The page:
Why did Japanese immigrants assimilate so well?

You wouldn’t think that Japanese could assimilate if you were in a predominantly Japanese area of Bangkok or Seoul, and people said exactly the same thing about first generation Japanese in Hawaii, California and Brazil, e.g. “Oliveira Viana, a Brazilian jurist, historian and sociologist described the Japanese immigrants as follows: ‘They (Japanese) are like sulfur: insoluble’.”

Now, however, 61% of great-grandchildren of Japanese immigrants in Brazil have at least some non-Japanese blood, 60% of Japanese-Brazilians are Roman Catholics (only 25% being adherents of a Japanese religion), and the third generation, however, are most likely monolingual in Portuguese. Similar things are true in other countries, for example church going in Japanese immigrants and their descendants in Hawaii and California being much higher than continued belief in Buddhism, let alone Shinto.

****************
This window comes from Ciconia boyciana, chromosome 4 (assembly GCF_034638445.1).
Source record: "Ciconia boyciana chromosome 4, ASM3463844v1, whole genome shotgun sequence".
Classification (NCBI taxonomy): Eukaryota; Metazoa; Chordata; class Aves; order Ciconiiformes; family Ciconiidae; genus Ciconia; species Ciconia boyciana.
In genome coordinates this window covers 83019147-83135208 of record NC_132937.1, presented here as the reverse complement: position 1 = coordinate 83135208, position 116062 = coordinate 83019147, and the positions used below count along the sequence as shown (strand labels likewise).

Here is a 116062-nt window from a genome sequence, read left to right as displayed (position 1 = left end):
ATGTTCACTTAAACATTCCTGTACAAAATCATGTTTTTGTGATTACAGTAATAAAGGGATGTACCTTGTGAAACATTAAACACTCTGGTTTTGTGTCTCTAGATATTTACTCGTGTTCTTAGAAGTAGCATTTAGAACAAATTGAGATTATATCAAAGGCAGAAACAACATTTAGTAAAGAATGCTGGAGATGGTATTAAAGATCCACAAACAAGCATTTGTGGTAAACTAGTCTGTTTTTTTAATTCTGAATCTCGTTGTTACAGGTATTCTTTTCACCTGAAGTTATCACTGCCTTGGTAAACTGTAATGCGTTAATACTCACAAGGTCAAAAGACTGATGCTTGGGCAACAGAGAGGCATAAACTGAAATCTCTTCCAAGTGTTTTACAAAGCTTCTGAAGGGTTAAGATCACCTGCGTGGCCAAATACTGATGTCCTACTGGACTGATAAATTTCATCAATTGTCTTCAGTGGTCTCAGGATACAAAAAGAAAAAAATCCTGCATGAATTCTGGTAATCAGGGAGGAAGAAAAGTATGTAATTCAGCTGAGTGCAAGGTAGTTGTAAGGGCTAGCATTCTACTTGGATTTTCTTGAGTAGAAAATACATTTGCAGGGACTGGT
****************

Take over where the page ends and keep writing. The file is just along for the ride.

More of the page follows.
I put both the early and more recent histories down the Japanese desire to blend in with society, because in the early days for most people that society would have been just their immigrant community but sooner or later the society to blend in with would be seen (consciously or unconsciously) as the local community.

Most info above from Wikipedia, but all speculation entirely my own.

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Why do Japanese farmers have so much electoral power?

Believe it or not, it’s the Americans’ fault again:

“disparities in Japan’s election system have long favored conservative rural districts over urban ones by giving them a disproportinately large number of representatives in the Diet, Japan’s Parliament. Those inequalities… date from U.S. occupation policies after World War II aimed at turning farmers into a powerful anti-Communist voting bloc”

From this weekend’s International Herald Tribune

Scary Japanese stat of the day

8,000 dollars for every Japanese man,woman, and child Read the rest of this entry »